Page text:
The JUMP Math Philosophy
The words that make up the acronym in JUMP Math explain the program’s philosophy succinctly. The underlying philosophy of the Junior Undiscovered Math Prodigies program is simple. It’s the belief that any student, be he gifted, average or with a learning disability, has the potential to excel in mathematics.
Founder John Mighton feels that the design of most math programs increase the skill divide amongst students. Those who come to school with a strong mathematical background and rudimentary skills have a leg up on students who come to school with less preparation. Typical math programs, he believes, multiply this gap instead of helping to level it out.
JUMP Math and Cognitive Learning Theory
JUMP Math approaches this problem by looking at the cognitive science of mathematical learning. Cognitive science research in the area of learning tells us that in order to truly master a skill or task, the knowledge of what’s needed to complete that task needs to be stored in long-term memory.
In order to transfer that knowledge from short-term memory to long-term memory, the learner needs to find the way to make the information his own, or, more simply, find a way to personalize the information.
In their paper, Designing Learning: Cognitive Science Principles for the Innovative Organization, Penuel, et. al. describes the cognitive science of learning as thus:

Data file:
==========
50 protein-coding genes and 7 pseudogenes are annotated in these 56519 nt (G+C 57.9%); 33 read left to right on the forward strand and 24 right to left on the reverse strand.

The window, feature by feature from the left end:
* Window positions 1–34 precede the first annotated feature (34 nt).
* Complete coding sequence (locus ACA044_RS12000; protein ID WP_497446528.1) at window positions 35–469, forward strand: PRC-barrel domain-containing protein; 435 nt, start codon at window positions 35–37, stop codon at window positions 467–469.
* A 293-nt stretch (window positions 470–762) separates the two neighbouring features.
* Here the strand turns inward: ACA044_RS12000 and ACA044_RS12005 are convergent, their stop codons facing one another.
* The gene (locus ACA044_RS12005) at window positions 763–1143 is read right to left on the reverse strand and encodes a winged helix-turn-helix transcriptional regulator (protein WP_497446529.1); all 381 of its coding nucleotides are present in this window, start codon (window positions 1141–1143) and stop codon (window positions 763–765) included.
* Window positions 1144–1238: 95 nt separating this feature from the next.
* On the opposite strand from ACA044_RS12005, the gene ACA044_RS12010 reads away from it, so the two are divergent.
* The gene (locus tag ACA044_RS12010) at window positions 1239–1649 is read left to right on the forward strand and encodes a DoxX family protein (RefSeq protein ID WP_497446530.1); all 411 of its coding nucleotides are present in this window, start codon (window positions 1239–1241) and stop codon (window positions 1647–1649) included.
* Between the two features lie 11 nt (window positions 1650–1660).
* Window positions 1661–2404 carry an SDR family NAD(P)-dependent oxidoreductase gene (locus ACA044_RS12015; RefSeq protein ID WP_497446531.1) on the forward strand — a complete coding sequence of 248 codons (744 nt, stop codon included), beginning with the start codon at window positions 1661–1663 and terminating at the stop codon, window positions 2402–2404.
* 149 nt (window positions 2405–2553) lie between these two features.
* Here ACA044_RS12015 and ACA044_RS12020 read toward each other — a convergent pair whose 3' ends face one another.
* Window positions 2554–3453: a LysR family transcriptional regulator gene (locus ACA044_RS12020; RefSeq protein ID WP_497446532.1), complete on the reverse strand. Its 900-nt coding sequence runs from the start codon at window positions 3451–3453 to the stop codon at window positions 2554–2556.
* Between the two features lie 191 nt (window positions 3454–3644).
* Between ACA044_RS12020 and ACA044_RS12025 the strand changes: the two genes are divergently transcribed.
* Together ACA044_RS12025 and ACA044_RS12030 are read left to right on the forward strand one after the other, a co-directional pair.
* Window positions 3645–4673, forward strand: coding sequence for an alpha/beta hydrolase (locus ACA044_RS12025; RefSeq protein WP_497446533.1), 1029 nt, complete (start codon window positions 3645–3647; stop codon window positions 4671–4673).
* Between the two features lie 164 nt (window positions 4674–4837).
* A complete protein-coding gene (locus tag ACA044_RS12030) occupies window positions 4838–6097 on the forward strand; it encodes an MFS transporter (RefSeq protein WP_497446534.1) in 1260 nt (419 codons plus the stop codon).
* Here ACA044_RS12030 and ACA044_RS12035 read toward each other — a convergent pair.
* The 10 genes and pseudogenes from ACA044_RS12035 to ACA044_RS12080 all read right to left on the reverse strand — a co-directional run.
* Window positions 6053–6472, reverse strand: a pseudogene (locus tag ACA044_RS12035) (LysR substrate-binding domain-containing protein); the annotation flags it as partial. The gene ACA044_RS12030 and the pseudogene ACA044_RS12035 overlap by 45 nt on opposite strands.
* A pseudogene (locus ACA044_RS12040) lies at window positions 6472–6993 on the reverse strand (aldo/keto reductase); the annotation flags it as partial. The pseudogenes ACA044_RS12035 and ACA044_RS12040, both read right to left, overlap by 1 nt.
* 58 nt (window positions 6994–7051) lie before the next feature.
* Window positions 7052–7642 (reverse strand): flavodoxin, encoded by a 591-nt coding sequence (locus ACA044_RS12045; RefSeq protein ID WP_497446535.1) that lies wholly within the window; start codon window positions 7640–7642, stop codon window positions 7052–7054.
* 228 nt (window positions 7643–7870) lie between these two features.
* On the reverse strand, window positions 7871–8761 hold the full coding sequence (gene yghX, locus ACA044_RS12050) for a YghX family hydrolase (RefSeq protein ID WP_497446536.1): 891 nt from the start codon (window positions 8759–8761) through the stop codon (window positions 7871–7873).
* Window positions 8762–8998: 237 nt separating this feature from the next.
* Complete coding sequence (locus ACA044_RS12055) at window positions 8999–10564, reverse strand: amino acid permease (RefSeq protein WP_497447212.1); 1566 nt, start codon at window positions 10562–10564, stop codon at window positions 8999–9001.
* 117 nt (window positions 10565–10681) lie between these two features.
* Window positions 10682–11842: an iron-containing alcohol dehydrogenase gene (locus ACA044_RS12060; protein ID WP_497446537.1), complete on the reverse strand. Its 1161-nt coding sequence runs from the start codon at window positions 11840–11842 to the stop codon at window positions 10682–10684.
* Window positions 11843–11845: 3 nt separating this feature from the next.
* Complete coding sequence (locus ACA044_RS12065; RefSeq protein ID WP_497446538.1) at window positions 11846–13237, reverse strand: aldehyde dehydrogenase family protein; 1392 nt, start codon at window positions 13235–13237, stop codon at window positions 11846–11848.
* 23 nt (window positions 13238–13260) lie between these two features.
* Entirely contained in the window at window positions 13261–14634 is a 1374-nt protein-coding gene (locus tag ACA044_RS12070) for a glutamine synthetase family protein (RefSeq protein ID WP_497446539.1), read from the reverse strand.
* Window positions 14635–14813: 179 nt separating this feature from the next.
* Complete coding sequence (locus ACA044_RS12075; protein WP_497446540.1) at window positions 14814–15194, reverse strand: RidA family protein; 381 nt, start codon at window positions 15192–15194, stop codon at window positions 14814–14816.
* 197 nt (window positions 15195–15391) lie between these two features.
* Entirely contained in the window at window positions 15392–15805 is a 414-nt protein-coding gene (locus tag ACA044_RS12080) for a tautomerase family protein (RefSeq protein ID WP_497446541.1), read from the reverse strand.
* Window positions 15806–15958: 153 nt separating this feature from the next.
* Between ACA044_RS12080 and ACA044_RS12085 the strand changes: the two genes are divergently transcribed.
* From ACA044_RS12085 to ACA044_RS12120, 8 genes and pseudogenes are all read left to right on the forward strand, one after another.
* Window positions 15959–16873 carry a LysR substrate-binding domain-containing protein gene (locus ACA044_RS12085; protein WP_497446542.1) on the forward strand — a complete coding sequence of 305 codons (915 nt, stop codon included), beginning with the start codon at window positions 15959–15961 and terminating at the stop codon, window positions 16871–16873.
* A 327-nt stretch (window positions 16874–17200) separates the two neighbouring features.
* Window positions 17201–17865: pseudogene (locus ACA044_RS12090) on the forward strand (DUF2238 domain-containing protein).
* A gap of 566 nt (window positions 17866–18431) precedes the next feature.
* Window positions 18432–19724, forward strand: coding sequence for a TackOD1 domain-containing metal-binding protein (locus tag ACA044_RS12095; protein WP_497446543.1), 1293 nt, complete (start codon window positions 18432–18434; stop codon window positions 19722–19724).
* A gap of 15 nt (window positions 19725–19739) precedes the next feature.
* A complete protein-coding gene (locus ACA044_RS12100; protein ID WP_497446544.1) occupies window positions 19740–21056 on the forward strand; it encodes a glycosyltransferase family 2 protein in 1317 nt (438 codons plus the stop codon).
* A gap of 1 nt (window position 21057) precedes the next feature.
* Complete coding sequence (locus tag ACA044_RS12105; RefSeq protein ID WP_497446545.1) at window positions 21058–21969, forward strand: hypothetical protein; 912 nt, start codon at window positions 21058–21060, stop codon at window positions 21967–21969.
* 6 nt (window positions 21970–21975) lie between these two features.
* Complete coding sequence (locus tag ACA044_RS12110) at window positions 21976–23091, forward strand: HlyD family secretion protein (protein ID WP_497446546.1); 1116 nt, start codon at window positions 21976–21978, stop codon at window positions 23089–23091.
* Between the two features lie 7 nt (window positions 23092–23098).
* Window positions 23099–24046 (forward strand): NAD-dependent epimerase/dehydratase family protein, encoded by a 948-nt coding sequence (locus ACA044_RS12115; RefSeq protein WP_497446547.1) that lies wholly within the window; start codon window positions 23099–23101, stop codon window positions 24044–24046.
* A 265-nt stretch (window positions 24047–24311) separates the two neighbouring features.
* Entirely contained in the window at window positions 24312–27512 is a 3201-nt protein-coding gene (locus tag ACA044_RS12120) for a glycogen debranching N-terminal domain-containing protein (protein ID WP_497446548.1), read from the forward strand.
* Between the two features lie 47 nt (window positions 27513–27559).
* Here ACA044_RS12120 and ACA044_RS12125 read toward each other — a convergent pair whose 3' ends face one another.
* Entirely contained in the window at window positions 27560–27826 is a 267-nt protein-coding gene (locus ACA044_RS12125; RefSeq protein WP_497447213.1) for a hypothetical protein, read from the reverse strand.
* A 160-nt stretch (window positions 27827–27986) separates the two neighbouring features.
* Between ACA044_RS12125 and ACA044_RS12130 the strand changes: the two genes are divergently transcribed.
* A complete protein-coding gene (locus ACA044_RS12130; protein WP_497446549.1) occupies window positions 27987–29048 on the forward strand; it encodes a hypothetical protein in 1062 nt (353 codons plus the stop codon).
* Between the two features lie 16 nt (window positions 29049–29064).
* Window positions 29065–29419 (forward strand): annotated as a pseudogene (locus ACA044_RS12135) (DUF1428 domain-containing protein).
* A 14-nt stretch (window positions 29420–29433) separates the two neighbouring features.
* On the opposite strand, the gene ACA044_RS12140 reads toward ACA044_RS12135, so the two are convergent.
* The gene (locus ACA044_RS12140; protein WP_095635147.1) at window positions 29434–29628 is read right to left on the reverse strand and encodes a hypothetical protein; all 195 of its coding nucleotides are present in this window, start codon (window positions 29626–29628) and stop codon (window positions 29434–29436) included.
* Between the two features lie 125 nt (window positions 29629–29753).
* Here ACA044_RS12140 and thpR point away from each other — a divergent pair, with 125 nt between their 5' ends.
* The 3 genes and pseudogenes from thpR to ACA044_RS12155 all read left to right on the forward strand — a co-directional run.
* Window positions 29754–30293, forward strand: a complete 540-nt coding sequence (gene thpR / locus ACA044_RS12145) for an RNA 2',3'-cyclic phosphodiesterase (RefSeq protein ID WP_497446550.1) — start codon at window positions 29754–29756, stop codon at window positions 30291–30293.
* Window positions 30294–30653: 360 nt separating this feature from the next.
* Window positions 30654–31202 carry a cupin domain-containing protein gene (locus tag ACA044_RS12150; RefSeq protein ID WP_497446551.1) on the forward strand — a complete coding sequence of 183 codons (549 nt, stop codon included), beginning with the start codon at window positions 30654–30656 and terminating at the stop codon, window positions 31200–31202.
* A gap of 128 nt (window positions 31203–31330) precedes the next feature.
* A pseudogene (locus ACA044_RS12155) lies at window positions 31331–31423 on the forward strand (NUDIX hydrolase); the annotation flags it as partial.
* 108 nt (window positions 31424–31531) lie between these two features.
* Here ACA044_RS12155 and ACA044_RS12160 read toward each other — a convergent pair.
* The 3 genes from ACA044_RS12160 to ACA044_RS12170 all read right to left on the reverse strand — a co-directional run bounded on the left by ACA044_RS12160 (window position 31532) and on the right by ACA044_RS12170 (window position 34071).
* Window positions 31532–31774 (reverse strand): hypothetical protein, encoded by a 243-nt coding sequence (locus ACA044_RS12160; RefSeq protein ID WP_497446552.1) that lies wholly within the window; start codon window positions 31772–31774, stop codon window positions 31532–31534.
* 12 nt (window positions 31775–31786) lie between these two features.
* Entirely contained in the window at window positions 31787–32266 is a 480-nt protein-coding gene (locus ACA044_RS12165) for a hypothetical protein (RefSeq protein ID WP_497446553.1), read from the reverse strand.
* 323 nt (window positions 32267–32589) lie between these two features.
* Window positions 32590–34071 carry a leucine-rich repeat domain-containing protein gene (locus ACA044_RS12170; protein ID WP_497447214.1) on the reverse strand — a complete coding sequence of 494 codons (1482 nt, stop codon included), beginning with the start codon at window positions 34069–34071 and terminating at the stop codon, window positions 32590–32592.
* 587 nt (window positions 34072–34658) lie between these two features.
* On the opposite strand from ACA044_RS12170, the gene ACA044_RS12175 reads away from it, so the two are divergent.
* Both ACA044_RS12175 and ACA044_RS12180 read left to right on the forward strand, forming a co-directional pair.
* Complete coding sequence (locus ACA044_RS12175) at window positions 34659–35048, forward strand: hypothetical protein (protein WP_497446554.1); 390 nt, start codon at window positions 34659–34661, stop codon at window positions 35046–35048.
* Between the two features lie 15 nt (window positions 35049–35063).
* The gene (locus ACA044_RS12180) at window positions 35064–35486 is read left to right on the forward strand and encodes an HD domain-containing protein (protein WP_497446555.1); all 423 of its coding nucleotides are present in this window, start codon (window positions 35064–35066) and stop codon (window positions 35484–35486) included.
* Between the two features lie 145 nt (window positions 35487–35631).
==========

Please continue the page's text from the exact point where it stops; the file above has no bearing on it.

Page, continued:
Learning, according to cognitive science, should no longer be viewed as a process of simply transmitting information from a teacher to a learner or from an expert to a novice. Rather, learning should be viewed as an active, constructive process, involving collaboration and reflection among people who learn through the course of their everyday activity.
JUMP Math provides this to students and teachers alike by breaking down mathematical learning into small “micro-steps.” Mighton alikens this process to a ladder. Each step may be small, but all are necessary. If you miss a step in the ladder, you’re not always able to keep climbing.
Who’s Using JUMP Math?
A number of students are getting a chance to build those mathematical ladders using JUMP Math. The program’s website estimates that around 85,000 school-age children are using JUMP math, in the classroom, at home or through tutoring sessions. Many schools in Canada have implemented JUMP in their classrooms, including schools in Vancouver, Edmonton, Winnipeg and Toronto.
After a grant-funded study in the Lambeth Borough of London showed great results in disadvantaged students who were struggling in math, the UK Department for Education and Skills included the program in their publication “What Works with Children with Mathematical Difficulties.” South Africa has echoed the UK’s conclusion of the program’s efficacy by using it as a tutoring tool for disadvantaged students.
In the United States, an April 2011 column in New York Times brought forth a slew of conversation and inquires from readers wanting to know more about the JUMP Math program. As schools are just begining to search for different teaching models as test scores make it more more evident that students’ math skills are suffering, it remains to be seen whether JUMP Math will gain popularity in U.S. public schools.